Despite great anticipation heading into the Iowa caucuses on Monday night, the evening ended in a state of chaos with no clear victor and no official results to report.
With results cautiously expected to be announced later today, officials with the Iowa Democratic Party blamed “inconsistencies in the reporting” as their reason for not announcing a winner and said they were engaging in “quality control.”
“We found inconsistencies in the reporting of three sets of results. In addition to the tech systems being used to tabulate results, we are also using photos of results and a paper trail to validate that all results match and ensure that we have confidence and accuracy in the number we report,” the Iowa Democratic reportedly said in a statement.
“The underlying data and paper trail is sound and will simply take time to further report the results,” the statement continues.
Additionally, Troy Price, chairman of the Iowa Democratic Party, was quick to emphasize that the delay was not the result of nefarious cyber activity, such as a hack or an intrusion.
Going into the night, 177 precinct captains were individually assigned to a caucus site, where they were responsible for reporting the evening’s results to the state party using either an app or by telephone.
However, when the app intended to relay results failed as did the back-up telephone line for reporting, officials were forced to verify results manually.
The app created by the private firm Shadow had reportedly raised security concerns among some cybersecurity observers wary of the fact that the app had not been vetted by the Department of Homeland Security (DHS) before use during Monday night’s caucuses.
Without a clear winner as of yet, Democratic candidates have been quick to capitalize on the chance to declare themselves the evening’s victor in the midst of the chaos.
“We’re on our way to New Hampshire, on to the nomination, and on to chart a bold new course for our country,” Pete Buttigieg said.
Similarly, Minnesota Senator Amy Klobuchar set her sights on New Hampshire vowing, “Somehow, someway I’m getting on a plane tonight to New Hampshire, and we are bringing this ticket to New Hampshire.”
Biden, Warren, and Yang were also reportedly on their way to New Hampshire where the first formal primary is scheduled to take place on February 11.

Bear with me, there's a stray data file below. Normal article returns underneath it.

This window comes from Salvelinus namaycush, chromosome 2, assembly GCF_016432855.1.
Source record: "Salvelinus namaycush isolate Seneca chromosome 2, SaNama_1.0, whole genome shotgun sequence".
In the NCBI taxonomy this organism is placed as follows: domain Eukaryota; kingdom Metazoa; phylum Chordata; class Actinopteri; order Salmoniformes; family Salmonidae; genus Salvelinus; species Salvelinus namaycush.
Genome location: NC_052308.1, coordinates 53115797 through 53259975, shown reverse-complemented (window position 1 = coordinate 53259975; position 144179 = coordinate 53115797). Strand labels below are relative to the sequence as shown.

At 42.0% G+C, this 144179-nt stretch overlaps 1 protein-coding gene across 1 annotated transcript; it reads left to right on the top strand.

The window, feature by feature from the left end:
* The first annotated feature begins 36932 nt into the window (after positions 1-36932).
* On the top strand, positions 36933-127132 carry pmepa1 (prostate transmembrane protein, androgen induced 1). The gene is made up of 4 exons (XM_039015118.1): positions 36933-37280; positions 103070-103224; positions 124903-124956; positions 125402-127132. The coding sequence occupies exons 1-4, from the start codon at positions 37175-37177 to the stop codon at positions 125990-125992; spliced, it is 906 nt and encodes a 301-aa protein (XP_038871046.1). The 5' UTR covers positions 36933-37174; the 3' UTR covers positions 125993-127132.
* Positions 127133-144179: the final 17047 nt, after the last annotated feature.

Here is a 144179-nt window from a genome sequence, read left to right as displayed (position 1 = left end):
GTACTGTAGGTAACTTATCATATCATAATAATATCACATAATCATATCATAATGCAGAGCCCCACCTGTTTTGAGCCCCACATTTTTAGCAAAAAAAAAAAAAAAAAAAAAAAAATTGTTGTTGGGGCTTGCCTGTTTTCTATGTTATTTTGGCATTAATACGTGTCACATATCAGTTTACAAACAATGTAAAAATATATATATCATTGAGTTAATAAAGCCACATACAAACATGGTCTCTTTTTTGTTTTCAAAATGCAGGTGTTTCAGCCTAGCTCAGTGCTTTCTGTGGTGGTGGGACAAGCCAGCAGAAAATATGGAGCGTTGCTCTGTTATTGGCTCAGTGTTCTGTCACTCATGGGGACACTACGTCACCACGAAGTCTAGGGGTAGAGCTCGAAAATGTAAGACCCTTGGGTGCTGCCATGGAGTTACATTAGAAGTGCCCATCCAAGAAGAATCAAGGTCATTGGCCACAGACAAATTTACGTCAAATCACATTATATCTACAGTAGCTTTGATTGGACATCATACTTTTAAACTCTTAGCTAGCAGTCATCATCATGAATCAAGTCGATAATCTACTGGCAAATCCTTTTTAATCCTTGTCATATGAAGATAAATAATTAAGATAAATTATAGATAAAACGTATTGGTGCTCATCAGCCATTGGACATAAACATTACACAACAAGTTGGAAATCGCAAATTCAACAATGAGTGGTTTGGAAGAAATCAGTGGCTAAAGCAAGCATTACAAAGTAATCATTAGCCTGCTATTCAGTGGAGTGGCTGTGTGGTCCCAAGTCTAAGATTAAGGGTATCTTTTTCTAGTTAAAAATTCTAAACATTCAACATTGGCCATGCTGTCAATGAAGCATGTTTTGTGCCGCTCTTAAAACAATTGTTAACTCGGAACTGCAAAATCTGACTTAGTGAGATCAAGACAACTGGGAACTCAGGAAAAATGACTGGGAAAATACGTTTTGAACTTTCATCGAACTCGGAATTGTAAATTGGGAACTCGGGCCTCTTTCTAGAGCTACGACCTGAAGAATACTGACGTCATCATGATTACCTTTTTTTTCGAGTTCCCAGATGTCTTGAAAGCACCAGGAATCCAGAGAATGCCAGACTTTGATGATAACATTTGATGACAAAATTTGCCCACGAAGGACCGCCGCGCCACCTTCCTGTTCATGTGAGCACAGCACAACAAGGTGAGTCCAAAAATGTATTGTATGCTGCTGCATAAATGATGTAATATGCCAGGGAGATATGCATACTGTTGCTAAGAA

For their part, Republicans highlighted the dysfunction of the evening, with some citing the boondoggle as evidence of what Americans can expect were Democrats to attempt to impose Medicare-for-All on everyone.
“It’s is not the fault of Iowa, it is the Do Nothing Democrats fault,” President Trump tweeted.
President Trump was announced the winner of the Republican caucuses shortly after the evening began, winning in a landslide against former Massachusetts Governor Bill Weld and former Illinois Rep. Joe Walsh, both of whom have launched anemic challenges to the president.
Both candidates earned approximately 1 percent of the vote compared to Trump’s 97 percent with 89 percent of the precincts reporting.
“The Democrat Party in Iowa really messed up, but the Republican Party did not. I had the largest re-election vote in the history of the great state, by far, beating President Obama’s previous record by a lot. Also, 97% Plus of the vote! Thank you Iowa!,” President Trump touted on Twitter.
As the first nominating contest in the 2020 election, the Iowa caucuses were seen by many Democratic candidates as a chance to prove themselves and their ability to rally voters across the nation.
For the Democratic Party hoping to take the White House in 2020, however, the chaos and dysfunction of last night could affect their prospects moving forward.
Sarah McConnell is a reporter for The Texan. Previously, she worked as a Cyber Security Consultant after serving as a Pathways Intern at the Department of Homeland Security – Citizenship and Immigration Services. She received her Bachelor’s degree in Political Science from Texas A&M as well as her Master of Public Service and Administration degree from the Bush School of Government and Public Service at Texas A&M. In her free time, Sarah is an avid runner, jazz enthusiast, and lover of all things culinary.